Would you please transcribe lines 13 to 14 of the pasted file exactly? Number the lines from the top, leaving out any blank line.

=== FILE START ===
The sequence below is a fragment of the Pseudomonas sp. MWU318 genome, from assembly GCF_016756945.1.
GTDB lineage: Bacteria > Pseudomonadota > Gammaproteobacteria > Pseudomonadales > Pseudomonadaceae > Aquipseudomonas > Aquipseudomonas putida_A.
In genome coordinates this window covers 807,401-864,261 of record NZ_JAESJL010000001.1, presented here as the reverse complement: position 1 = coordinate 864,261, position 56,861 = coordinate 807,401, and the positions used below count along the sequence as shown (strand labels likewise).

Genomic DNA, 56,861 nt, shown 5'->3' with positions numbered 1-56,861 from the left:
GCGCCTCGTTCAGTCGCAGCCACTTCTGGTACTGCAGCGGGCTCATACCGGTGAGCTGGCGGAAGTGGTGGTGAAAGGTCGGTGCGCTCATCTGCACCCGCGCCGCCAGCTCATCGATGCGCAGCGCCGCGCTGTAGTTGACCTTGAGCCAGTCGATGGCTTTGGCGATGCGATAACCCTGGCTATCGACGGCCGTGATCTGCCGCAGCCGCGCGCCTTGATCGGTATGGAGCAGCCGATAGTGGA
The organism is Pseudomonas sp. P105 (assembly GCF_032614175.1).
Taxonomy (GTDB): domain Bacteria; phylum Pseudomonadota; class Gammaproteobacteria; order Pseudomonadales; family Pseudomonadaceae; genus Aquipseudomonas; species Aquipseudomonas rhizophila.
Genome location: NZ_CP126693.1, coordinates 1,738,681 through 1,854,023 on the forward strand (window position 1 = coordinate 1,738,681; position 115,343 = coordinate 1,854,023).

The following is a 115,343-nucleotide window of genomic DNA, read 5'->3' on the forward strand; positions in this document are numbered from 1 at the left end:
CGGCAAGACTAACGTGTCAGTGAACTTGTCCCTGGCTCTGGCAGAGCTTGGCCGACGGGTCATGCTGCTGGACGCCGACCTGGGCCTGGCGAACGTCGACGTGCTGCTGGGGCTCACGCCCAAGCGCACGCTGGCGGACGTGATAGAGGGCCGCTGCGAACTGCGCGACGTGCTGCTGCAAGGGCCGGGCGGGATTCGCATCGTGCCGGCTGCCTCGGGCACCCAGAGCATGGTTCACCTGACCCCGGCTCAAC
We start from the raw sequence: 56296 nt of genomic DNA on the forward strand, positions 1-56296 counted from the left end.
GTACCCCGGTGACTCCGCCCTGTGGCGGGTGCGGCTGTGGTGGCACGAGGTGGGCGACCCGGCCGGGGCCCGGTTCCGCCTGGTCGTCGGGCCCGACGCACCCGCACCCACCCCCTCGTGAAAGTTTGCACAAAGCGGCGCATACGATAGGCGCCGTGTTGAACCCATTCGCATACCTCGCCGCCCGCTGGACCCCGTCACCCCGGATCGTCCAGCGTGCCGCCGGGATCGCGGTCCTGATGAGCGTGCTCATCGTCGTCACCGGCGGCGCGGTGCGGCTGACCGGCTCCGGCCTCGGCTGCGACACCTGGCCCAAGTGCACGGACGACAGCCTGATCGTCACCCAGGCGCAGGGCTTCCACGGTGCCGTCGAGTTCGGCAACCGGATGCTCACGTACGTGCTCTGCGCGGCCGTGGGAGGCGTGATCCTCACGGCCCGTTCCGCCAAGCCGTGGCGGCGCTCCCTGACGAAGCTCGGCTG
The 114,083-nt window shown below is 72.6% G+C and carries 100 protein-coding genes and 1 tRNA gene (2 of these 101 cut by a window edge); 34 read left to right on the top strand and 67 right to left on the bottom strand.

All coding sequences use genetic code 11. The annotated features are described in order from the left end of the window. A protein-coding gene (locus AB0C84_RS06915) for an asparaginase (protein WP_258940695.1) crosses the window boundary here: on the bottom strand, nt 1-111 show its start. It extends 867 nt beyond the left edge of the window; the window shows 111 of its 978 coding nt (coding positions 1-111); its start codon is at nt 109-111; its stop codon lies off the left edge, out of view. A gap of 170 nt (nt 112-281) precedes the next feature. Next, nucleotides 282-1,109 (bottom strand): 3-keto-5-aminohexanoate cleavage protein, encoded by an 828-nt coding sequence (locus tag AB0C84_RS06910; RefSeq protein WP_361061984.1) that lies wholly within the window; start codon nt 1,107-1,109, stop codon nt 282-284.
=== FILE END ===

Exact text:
The 114,083-nt window shown below is 72.6% G+C and carries 100 protein-coding genes and 1 tRNA gene (2 of these 101 cut by a window edge); 34 read left to right on the top strand and 67 right to left on the bottom strand.

All coding sequences use genetic code 11. The annotated features are described in order from the left end of the window. A protein-coding gene (locus AB0C84_RS06915) for an asparaginase (protein WP_258940695.1) crosses the window boundary here: on the bottom strand, nt 1-111 show its start. It extends 867 nt beyond the left edge of the window; the window shows 111 of its 978 coding nt (coding positions 1-111); its start codon is at nt 109-111; its stop codon lies off the left edge, out of view. A gap of 170 nt (nt 112-281) precedes the next feature. Next, nucleotides 282-1,109 (bottom strand): 3-keto-5-aminohexanoate cleavage protein, encoded by an 828-nt coding sequence (locus tag AB0C84_RS06910; RefSeq protein WP_361061984.1) that lies wholly within the window; start codon nt 1,107-1,109, stop codon nt 282-284.